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Organic Reactions Classified by Neural Networks Michael Additions FriedelЦCrafts Alkylations by Alkenes and Related Reactions.

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Ro\ri. _I Moll. M. Spieles. G Bach. S Dihne, J. Kriwaneh. M. Lish.
.I P r d r < ' / i w i . 1995. 337. 203-208: b) A. Pawlik. U. De Rossi. S. Dihne.
unpublished rcsults
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I Goto. 7: Kondo. ,4ii!y!v. C/iein. 1991. i03. 17-33: A y q r i l . C/IIW./ i l l . Ed
E q / 1991. .?(I. 17 13.
E , Ci. McRac. M . Kdsha i n Phi..sicii/ P ~ o c iir RudfrrrkJfi ~ i o i o g r(Eds:
L Augeiistcln R Mason. B Rosenberg). Academic Press, New York. 1964.
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28. 721 --722.
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E. Daltroi/cr Ci Scheihe. K . Gschuind. F. Haimerl. P h o r a , ~Sci. Dig 1974.
a ) U. De
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(; R Olin. J A i m C/rcw. Soc. 1977, 99. 4848-4850.
K. R. Wilsoii R. E. Pincock. Con. J (%em 1977. 53. 889-894.
S. F. Mason i i i <'fr<.ii/ur D i d i i o i m Priiicip/e.s oi7d Ap/dic(lri~~ii\
(Eds: K . Nahanishi. N. Bero\a. R . W. Woody). VCH. Weinheim. 1994. p. 48.
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103. 889-890: Aligerl.. Chrrli /ii/.Ed. Eiig/. 1991.
models this feature of the human brain.['] In this network the
basic processing units, the artificial neurons. are arranged in two
dimensions and thus "maps" are obtained of the analyzed information.
Clearly, an enormous range of variations exists for organic
reactions. and a map reflecting this broad spectrum of possibilities would be large indeed. To illustrate the potential of o u r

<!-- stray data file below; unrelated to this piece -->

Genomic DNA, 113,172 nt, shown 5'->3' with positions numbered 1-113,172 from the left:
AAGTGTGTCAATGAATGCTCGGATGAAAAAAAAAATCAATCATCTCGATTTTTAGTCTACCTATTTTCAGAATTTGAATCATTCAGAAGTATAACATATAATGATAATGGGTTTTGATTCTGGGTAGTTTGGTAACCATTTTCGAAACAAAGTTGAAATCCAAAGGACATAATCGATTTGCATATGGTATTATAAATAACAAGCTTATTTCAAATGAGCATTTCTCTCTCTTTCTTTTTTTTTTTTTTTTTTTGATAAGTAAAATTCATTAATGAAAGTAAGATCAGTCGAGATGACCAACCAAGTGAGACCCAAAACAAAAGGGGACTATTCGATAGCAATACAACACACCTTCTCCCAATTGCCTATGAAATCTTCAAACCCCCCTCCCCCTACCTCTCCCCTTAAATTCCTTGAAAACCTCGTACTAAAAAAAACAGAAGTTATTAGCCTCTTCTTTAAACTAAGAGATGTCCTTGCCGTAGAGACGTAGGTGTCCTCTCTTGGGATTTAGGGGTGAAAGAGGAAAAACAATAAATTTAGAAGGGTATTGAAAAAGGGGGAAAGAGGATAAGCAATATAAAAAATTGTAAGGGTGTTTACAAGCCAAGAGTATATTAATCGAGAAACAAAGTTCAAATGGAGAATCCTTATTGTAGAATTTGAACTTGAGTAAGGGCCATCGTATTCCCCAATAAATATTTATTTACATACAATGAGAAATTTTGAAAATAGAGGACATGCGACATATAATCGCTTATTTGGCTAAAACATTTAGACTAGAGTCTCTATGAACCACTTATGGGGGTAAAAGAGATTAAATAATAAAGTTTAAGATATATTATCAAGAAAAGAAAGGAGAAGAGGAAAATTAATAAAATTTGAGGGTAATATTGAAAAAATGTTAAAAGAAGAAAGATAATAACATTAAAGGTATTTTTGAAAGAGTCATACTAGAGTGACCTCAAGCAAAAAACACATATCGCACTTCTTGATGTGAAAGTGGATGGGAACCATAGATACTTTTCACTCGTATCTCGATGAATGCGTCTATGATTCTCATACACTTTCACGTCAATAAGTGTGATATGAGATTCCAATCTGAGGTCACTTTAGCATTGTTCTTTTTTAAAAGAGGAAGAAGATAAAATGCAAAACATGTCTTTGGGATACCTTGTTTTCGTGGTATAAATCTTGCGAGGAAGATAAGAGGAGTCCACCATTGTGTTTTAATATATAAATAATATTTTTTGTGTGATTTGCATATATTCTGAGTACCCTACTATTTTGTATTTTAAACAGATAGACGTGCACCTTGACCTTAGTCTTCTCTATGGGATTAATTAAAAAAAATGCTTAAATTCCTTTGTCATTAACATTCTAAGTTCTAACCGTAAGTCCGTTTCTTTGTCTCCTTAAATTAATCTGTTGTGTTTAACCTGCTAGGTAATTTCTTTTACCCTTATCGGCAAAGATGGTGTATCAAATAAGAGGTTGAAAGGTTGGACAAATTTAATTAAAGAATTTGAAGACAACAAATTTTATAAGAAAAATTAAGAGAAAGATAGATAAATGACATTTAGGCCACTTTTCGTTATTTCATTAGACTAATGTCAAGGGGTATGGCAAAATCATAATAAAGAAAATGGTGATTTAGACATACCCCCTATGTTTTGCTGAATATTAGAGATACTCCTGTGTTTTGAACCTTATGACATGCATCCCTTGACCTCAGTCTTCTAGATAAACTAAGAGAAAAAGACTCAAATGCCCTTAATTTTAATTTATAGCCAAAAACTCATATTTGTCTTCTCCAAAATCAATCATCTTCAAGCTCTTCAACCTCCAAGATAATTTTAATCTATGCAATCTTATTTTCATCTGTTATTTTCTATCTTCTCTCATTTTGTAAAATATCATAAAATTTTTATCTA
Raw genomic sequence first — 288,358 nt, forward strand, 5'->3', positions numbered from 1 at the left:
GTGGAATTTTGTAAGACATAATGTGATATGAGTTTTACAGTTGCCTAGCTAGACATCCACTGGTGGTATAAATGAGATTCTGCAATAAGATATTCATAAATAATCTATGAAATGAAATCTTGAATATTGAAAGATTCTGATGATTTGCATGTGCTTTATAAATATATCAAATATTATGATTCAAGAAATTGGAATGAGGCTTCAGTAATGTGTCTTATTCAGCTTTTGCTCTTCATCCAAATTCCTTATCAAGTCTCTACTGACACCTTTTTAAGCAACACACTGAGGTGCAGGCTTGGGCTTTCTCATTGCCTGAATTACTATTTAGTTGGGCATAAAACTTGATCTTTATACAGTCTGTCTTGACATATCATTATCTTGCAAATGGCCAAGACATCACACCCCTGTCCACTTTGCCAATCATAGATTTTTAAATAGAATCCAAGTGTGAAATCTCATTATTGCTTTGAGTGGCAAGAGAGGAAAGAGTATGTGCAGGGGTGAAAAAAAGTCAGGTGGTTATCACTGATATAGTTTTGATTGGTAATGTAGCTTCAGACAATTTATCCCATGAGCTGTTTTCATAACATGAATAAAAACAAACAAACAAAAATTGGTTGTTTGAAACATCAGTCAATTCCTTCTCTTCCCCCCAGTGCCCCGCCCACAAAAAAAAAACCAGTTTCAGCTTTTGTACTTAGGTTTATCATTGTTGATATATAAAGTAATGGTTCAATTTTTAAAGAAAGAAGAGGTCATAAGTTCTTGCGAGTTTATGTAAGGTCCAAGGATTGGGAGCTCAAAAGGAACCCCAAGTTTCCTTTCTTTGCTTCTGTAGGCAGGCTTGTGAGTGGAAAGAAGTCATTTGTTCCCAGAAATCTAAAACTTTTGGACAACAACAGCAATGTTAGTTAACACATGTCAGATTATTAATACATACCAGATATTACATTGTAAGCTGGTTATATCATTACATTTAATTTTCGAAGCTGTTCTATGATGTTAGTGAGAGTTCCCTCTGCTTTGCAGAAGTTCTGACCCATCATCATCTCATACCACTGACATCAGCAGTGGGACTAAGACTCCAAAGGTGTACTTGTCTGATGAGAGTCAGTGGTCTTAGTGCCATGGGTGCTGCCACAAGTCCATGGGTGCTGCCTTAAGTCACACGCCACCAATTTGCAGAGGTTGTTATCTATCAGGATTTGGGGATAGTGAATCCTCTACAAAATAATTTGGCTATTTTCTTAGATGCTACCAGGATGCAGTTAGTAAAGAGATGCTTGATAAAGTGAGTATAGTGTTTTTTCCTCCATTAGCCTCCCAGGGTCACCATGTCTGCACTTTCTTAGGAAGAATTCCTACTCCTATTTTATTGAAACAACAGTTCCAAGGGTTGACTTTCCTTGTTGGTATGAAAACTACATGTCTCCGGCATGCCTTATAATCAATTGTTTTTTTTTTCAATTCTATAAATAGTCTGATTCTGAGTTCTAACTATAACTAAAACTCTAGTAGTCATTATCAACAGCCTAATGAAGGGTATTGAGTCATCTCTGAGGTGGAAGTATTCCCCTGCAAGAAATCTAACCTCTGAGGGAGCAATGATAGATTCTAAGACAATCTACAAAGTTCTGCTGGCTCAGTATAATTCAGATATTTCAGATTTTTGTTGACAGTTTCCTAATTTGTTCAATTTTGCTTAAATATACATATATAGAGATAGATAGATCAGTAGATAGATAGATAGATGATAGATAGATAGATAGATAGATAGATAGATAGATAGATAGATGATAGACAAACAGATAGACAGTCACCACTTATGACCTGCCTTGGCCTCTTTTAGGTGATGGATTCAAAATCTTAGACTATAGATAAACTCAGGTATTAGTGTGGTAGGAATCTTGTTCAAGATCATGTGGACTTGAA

method we will therefore limit the discussion to a set of reactions
having an important feature in common: the reaction center. the
set of atoms and bonds directly involved in the bond rearrangement during reaction. The reaction scheme chosen is the addition of a C-H bond to a C = C bond (Table 1 ) and includes
such important reaction types as Michael additions, FriedelCrafts alkylations by alkenes, and free radical additions to alkenes.
30. X69 x70
D G,irgiulo. F Dcrguini. N. Bcrovn. K. Nakanishi. N. Harada. J. ,4iii. Chrw
So <.1991. I l l . 7046-7047
I.Tinoco. R d i t i i Hrs. 1963. 20. 133 - 139
Table 1 Electronic variables for chardcteriLing the reaction centers of the reactions
discussed [a].
Electronic variables
C=C
1 2
Lingran Chen and Johann Gasteiger*
Organic reactions are influenced by many factors: the structures of the starting materials, reagents, and catalysts as well as
reaction conditions such as temperature, solvent, pressure, and
light. Each of these factors can be considered as a separate
coordinate spanning a multidimensional space, and in this sense
a chemical reaction is an event in this type of multidimensional
space. Chemists have largely gained their knowledge on organic
reactions from observations on a series of reactions; common
and differentiating features were sought in order to assign reactions to classes. which were frequently named after the principal
discovers, for example Wittig reaction, Michael addition, and
Beckmann rearrangement. Clearly. such a one-dimensional
classification scheme can only insufficiently account for the variety of observations on chemical reactions.